Report of operations of the Seventh New York Heavy Artillery from August 21 to August 25, 1864:
About 10 a.m. on the 21st instant, after a brief rest on its return from Deep Bottom, the regiment marched toward the left and finally halted by the line of the Weldon railroad. 22d, the whole regiment was detailed to tear up the track, pile up the ties and burn them. 23rd and 24th, the work of destroying the railroad continued during both these days. 25th, about 10 a.m. the regiment was marched into a piece of pine woods to support the skirmish line threatened by the enemy's cavalry. At 12 o'clock was marched to Reams' Station and placed in the breast-works just to the left of the station. Shortly after the enemy appeared and charged immediately upon our front. This attempt to reach our breast-works was three times repeated and each time repulsed. On the fourth charge of the enemy the right of our brigade gave way and the enemy, swarming over the breast-works, drove our men from the pit. The artillerymen belonging to the battery placed on our right being most of them disabled, our men served the pieces until the ammunition was expended, as they did also one of the pieces of the battery in position on the hill in the second line of works.
J. M. MURPHY,
Major Seventh New York Heavy Artillery, Commanding.
Numbers 34. Reports of Captain Horatio N. Hunt, Sixty-fourth New York Infantry, of operations August 13-20 and 22-26.
HEADQUARTERS SIXTY-FOURTH NEW YORK VOLUNTEERS,
Before Petersburg, Va, September 27, 1864.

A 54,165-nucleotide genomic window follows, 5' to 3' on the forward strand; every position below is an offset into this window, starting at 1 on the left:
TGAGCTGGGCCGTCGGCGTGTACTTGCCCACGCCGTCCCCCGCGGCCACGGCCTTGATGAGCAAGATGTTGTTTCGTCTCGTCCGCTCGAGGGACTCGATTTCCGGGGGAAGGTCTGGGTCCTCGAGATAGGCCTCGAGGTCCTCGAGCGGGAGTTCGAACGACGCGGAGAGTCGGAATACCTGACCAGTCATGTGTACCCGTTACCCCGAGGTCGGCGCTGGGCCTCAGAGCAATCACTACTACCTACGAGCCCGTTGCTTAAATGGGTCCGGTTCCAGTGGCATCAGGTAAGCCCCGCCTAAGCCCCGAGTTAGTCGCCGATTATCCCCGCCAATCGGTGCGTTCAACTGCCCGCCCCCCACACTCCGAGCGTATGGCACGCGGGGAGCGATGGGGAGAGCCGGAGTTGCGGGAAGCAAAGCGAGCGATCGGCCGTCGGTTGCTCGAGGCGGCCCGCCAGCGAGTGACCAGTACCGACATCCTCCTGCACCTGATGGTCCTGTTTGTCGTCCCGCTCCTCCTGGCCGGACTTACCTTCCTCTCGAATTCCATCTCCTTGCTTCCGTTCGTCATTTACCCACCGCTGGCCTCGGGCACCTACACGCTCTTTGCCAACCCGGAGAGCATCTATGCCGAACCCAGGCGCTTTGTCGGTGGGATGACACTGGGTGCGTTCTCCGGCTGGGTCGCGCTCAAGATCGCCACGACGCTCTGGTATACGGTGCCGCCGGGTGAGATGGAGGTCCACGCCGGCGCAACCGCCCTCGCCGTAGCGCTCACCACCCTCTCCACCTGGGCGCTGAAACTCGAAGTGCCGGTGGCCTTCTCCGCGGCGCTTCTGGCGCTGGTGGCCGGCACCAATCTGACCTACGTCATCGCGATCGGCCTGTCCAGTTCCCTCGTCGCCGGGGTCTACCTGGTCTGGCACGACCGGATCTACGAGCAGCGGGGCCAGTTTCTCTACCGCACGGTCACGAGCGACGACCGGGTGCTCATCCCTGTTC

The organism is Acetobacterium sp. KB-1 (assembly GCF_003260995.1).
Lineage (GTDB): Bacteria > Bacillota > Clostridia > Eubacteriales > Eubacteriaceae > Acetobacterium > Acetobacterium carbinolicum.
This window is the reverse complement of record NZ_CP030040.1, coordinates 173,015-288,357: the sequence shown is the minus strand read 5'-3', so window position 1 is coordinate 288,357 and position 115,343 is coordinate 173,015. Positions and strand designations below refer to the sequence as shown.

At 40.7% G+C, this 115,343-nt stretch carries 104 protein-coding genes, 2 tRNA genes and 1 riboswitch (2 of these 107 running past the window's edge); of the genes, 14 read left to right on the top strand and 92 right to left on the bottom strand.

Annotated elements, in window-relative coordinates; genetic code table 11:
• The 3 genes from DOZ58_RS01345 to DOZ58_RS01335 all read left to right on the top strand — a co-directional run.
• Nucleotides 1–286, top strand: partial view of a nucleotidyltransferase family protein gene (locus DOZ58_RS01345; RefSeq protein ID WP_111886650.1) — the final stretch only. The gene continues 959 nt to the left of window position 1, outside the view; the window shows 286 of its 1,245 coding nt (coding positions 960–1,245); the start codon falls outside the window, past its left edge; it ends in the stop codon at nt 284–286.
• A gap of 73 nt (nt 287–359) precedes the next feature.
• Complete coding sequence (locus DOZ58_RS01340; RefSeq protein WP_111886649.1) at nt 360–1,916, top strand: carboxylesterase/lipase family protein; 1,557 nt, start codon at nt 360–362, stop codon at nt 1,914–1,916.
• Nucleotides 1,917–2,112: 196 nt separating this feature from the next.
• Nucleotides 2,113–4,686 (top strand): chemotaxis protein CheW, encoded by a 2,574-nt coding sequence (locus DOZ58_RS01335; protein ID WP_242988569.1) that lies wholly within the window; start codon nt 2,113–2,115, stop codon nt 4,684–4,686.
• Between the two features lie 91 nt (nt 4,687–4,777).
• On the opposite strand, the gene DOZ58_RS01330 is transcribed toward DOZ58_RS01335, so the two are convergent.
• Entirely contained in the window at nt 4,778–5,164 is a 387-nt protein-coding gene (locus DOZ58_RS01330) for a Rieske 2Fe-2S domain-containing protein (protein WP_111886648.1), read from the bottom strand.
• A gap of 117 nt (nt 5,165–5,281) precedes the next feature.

I have the honor to respectfully submit the following report of operations of this command from the 13th to the 20th day of August, 1864, with list of casualties:
The regiment took transports at City Point, Va, on the 13th, and at 10 p.m. sailed for Deep Bottom; disembarked at 5 a.m. on the 14th, and at 2 p.m. marched to the front under fire; remained in position until nearly midnight, when the regiment fell back a quarter of a mile and camped for the night. Weather rainy and disagreeable. On the 15th regiment moved farther to the rear and remained throughout the day; picket detail called for at night. At 2 p.m. of the 16th marched to the support of the Tenth Corps; threw up a line of works, and at midnight marched to the left of our line and rested. Captain James J. Messervey was killed on picket by a shell. By his death the regiment lost one of its best and bravest officers. On the 17th we lay in support of the Tenth Corps. On the 18th we changed position to the right, and at 10 p.m. we moved to the left and built breast-works, the men working nearly all night. The regiment remained in rifle-pits on the 19th throughout the day; all quiet along the lines. Weather rainy and disagreeable. On the 20th, at 7 p.m., the regiment marched back across the James River to our old camp before Petersburg.
The following is a list of casualties: Killed, 1 commissioned officer (Captain James J. Messervey), killed while on picket duty; wounded, 1 enlisted man; missing, 2 enlisted men.
HORATIO N. HUNT,
Captain, Commanding Regiment.
Lieutenant J. WENDEL MUFFLY,
Acting Assistant Adjutant-General, Fourth Brigade.